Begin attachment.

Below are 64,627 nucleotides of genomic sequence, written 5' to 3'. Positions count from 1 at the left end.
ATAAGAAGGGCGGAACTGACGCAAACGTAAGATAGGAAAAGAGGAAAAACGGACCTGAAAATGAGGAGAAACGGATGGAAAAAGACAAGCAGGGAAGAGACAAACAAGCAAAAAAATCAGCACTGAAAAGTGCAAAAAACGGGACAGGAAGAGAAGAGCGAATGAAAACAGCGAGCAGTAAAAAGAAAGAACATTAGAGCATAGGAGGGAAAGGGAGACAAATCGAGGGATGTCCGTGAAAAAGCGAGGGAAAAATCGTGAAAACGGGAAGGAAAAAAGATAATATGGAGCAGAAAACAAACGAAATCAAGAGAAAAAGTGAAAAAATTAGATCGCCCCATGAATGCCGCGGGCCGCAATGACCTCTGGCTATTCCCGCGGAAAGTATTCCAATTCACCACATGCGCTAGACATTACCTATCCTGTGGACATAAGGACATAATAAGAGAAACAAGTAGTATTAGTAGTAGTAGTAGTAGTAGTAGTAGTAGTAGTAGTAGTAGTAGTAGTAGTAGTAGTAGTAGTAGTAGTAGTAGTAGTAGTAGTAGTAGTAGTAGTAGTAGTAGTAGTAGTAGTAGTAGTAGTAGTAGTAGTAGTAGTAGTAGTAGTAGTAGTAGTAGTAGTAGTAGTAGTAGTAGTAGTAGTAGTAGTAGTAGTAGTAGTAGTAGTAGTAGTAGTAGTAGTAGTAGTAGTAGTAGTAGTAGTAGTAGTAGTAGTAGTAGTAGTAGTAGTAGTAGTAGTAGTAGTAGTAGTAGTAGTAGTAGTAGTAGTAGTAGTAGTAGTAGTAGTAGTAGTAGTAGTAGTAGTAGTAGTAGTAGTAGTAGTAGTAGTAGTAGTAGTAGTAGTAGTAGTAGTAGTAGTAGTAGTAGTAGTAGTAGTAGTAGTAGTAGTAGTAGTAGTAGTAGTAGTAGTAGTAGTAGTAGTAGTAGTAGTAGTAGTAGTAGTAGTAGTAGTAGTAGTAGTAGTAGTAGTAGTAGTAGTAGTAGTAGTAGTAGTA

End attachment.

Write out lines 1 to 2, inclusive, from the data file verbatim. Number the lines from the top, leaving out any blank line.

Below are 64,627 nucleotides of genomic sequence, written 5' to 3'. Positions count from 1 at the left end.
ATAAGAAGGGCGGAACTGACGCAAACGTAAGATAGGAAAAGAGGAAAAACGGACCTGAAAATGAGGAGAAACGGATGGAAAAAGACAAGCAGGGAAGAGACAAACAAGCAAAAAAATCAGCACTGAAAAGTGCAAAAAACGGGACAGGAAGAGAAGAGCGAATGAAAACAGCGAGCAGTAAAAAGAAAGAACATTAGAGCATAGGAGGGAAAGGGAGACAAATCGAGGGATGTCCGTGAAAAAGCGAGGGAAAAATCGTGAAAACGGGAAGGAAAAAAGATAATATGGAGCAGAAAACAAACGAAATCAAGAGAAAAAGTGAAAAAATTAGATCGCCCCATGAATGCCGCGGGCCGCAATGACCTCTGGCTATTCCCGCGGAAAGTATTCCAATTCACCACATGCGCTAGACATTACCTATCCTGTGGACATAAGGACATAATAAGAGAAACAAGTAGTATTAGTAGTAGTAGTAGTAGTAGTAGTAGTAGTAGTAGTAGTAGTAGTAGTAGTAGTAGTAGTAGTAGTAGTAGTAGTAGTAGTAGTAGTAGTAGTAGTAGTAGTAGTAGTAGTAGTAGTAGTAGTAGTAGTAGTAGTAGTAGTAGTAGTAGTAGTAGTAGTAGTAGTAGTAGTAGTAGTAGTAGTAGTAGTAGTAGTAGTAGTAGTAGTAGTAGTAGTAGTAGTAGTAGTAGTAGTAGTAGTAGTAGTAGTAGTAGTAGTAGTAGTAGTAGTAGTAGTAGTAGTAGTAGTAGTAGTAGTAGTAGTAGTAGTAGTAGTAGTAGTAGTAGTAGTAGTAGTAGTAGTAGTAGTAGTAGTAGTAGTAGTAGTAGTAGTAGTAGTAGTAGTAGTAGTAGTAGTAGTAGTAGTAGTAGTAGTAGTAGTAGTAGTAGTAGTAGTAGTAGTAGTAGTAGTAGTAGTAGTAGTAGTAGTAGTAGTAGTAGTAGTAGTAGTAGTAGTAGTAGTAGTAGTAGTAGTAGTAGTAGTAGTAGTAGTAGTA